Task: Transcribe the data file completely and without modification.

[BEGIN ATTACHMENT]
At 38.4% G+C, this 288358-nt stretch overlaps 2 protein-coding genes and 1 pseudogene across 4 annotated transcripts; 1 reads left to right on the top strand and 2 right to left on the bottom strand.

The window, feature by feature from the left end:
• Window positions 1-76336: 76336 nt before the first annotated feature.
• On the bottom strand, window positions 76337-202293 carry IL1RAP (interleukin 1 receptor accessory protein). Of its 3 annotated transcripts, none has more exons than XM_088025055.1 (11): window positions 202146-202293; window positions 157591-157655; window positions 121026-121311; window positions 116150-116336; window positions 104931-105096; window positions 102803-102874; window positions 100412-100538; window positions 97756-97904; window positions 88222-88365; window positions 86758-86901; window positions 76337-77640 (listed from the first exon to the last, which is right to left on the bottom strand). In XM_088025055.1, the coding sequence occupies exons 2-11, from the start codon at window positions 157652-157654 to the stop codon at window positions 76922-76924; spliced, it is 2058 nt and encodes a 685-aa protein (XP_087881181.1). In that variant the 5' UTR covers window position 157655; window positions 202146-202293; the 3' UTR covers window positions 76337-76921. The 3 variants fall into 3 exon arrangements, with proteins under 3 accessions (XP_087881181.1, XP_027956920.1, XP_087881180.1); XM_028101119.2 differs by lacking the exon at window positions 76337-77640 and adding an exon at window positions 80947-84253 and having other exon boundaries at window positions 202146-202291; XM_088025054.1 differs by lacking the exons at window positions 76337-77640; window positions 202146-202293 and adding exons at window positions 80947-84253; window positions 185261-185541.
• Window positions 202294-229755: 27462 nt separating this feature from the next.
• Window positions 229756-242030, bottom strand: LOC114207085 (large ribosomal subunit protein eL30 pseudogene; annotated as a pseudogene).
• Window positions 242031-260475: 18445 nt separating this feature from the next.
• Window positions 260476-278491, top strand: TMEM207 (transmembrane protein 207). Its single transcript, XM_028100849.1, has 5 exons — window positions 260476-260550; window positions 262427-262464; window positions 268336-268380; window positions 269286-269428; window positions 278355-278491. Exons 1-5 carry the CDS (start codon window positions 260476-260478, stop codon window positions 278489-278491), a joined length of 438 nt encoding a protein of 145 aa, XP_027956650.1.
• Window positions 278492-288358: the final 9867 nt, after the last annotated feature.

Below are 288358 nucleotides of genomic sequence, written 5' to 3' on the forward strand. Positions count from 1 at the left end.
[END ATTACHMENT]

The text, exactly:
At 38.4% G+C, this 288358-nt stretch overlaps 2 protein-coding genes and 1 pseudogene across 4 annotated transcripts; 1 reads left to right on the top strand and 2 right to left on the bottom strand.

The window, feature by feature from the left end:
• Window positions 1-76336: 76336 nt before the first annotated feature.
• On the bottom strand, window positions 76337-202293 carry IL1RAP (interleukin 1 receptor accessory protein). Of its 3 annotated transcripts, none has more exons than XM_088025055.1 (11): window positions 202146-202293; window positions 157591-157655; window positions 121026-121311; window positions 116150-116336; window positions 104931-105096; window positions 102803-102874; window positions 100412-100538; window positions 97756-97904; window positions 88222-88365; window positions 86758-86901; window positions 76337-77640 (listed from the first exon to the last, which is right to left on the bottom strand). In XM_088025055.1, the coding sequence occupies exons 2-11, from the start codon at window positions 157652-157654 to the stop codon at window positions 76922-76924; spliced, it is 2058 nt and encodes a 685-aa protein (XP_087881181.1). In that variant the 5' UTR covers window position 157655; window positions 202146-202293; the 3' UTR covers window positions 76337-76921. The 3 variants fall into 3 exon arrangements, with proteins under 3 accessions (XP_087881181.1, XP_027956920.1, XP_087881180.1); XM_028101119.2 differs by lacking the exon at window positions 76337-77640 and adding an exon at window positions 80947-84253 and having other exon boundaries at window positions 202146-202291; XM_088025054.1 differs by lacking the exons at window positions 76337-77640; window positions 202146-202293 and adding exons at window positions 80947-84253; window positions 185261-185541.
• Window positions 202294-229755: 27462 nt separating this feature from the next.
• Window positions 229756-242030, bottom strand: LOC114207085 (large ribosomal subunit protein eL30 pseudogene; annotated as a pseudogene).
• Window positions 242031-260475: 18445 nt separating this feature from the next.
• Window positions 260476-278491, top strand: TMEM207 (transmembrane protein 207). Its single transcript, XM_028100849.1, has 5 exons — window positions 260476-260550; window positions 262427-262464; window positions 268336-268380; window positions 269286-269428; window positions 278355-278491. Exons 1-5 carry the CDS (start codon window positions 260476-260478, stop codon window positions 278489-278491), a joined length of 438 nt encoding a protein of 145 aa, XP_027956650.1.
• Window positions 278492-288358: the final 9867 nt, after the last annotated feature.

Below are 288358 nucleotides of genomic sequence, written 5' to 3' on the forward strand. Positions count from 1 at the left end.